For those who were unable to connect during live broadcasting of this seminar, you may now find the recording at the CIE’s YouTube channel (don’t forget to subscribe to our channel) or simply follow these direct links to seminar’s content:
- Intro to disease ecology
- Is COVID-19 just as bad as the plague or small pox?
- Where does COVID-19 come from?
- Will COVID-19 become more virulent over time?
- Some key things about transmission
- How to manage COVID-19?
- Can we avoid this happening again?
Seminar was presented by Alfred Deakin Professor Marcel Klaassen from the Centre for Integrative Ecology, School of Life and Environmental Sciences, Deakin University, Geelong.
A follow-up talk by Marcel was given to the CIE-Geelong discussion group on the epidemiology of COVID-19. You can now watch the recording of this talk:
- COVID-19 epidemiology – its past and its possible futures
- The app that Marcel developed and which was used in the presentation is available HERE (please scale your screen’s zoom so data fits your screen; navigation is done by clicking on the right or left sides of your screen, similar to a photo gallery, even if you can’t see the navigation arrows)
Interested in Disease Ecology and Epidemiology?
Then you should consider taking SLE 354 in T2-2020. More information below (make sure to watch the Welcome to SLE 354 video):
Avoiding and fighting disease is an important aspect of our life and that of most other organisms. Often the pathogens that cause these diseases are microorganisms and invertebrate parasites that try and use other organisms (i.e. hosts) to their benefit. This unit will provide a deep understanding of the processes underlying the evolution and ecology of host-pathogen interactions and how these affect animal populations and communities and even ecosystems.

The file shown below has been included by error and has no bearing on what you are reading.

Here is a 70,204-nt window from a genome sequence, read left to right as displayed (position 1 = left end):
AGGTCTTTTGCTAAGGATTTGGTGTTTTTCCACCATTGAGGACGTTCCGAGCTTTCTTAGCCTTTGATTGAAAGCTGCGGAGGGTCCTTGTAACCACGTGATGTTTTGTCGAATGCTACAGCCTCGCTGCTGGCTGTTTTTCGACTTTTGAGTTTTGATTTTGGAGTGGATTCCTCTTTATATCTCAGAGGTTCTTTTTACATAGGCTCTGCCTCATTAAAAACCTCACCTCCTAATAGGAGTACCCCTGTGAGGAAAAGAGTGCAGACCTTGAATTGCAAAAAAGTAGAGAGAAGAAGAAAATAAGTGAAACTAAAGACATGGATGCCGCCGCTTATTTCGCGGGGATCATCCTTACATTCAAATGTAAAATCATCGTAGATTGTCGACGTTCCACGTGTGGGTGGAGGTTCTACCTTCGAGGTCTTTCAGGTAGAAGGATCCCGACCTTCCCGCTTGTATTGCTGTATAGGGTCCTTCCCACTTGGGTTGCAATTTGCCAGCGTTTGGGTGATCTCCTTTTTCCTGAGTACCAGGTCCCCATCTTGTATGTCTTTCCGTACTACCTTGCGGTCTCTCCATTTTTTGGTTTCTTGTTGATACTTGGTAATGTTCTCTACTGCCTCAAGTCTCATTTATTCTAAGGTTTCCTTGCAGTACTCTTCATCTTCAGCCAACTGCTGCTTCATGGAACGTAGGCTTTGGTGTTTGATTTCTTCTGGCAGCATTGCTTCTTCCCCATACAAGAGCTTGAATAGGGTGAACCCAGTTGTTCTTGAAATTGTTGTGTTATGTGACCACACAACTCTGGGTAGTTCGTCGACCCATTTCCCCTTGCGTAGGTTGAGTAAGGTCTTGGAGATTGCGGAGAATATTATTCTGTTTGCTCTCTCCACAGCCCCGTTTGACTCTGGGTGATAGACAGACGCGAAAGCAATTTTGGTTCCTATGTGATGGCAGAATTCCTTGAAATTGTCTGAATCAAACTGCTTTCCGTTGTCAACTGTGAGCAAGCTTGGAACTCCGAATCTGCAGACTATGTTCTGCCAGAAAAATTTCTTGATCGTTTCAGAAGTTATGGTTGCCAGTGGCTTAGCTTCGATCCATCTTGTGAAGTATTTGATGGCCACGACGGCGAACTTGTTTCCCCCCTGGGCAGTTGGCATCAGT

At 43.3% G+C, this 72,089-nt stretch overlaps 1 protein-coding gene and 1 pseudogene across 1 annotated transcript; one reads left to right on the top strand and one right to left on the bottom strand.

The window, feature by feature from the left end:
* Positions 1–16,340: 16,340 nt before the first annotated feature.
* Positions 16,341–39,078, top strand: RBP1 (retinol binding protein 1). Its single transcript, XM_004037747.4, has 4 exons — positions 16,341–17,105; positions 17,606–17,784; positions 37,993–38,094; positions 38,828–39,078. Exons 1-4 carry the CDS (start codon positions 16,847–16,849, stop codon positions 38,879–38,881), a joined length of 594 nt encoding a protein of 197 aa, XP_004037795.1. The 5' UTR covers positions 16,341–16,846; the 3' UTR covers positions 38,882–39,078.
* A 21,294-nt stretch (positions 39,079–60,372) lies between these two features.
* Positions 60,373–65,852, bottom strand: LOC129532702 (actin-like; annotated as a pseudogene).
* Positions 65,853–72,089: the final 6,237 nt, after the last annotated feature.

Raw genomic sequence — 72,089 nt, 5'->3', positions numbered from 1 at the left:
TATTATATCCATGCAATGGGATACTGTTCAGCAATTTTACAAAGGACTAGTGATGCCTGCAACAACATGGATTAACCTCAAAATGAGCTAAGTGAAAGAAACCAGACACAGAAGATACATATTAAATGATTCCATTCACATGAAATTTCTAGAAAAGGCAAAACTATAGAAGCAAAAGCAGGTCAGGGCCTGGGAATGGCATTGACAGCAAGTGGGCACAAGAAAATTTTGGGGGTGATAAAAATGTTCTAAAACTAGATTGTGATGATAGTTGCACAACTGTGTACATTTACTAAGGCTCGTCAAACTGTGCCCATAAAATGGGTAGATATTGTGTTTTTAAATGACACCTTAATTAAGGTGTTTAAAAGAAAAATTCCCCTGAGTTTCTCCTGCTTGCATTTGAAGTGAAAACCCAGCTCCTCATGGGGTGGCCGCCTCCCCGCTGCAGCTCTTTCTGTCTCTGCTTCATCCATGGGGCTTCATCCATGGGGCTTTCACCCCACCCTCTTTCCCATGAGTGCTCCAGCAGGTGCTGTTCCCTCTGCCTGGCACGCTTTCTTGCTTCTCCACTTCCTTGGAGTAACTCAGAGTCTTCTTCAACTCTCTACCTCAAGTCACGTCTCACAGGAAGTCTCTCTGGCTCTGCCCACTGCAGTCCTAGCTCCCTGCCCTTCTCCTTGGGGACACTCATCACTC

Notably in the face of various global change processes, creating sub-optimal conditions for many animals and making them, and the populations, communities and ecosystems of which they form part, more vulnerable to disease, this unit is of great importance to the broad community of animal ecologists. At the same time this unit is also of interest to students of wildlife conservation and management and the (bio-) medical sciences wanting to develop a deeper understanding of why pathogens are around and why they behave the way they do; knowledge of fundamental importance when managing wildlife and endeavouring fighting infectious diseases.
During T2-2020 this unit will be delivered entirely online, using video recordings, web-based presentations, tutorials and (computer) pracs. Group assignments will involve the production and delivery of online powerpoint presentations and a scientific report centred around your self-selected COVID-19 or other (wildlife) disease research project.
A prerequisite for following this unit is general knowledge of animal life and research methods/statistics. As your unit chair, I trust you will find this unit both intellectually stimulating and relevant to your studies in your current course and your future directions as a Deakin graduate.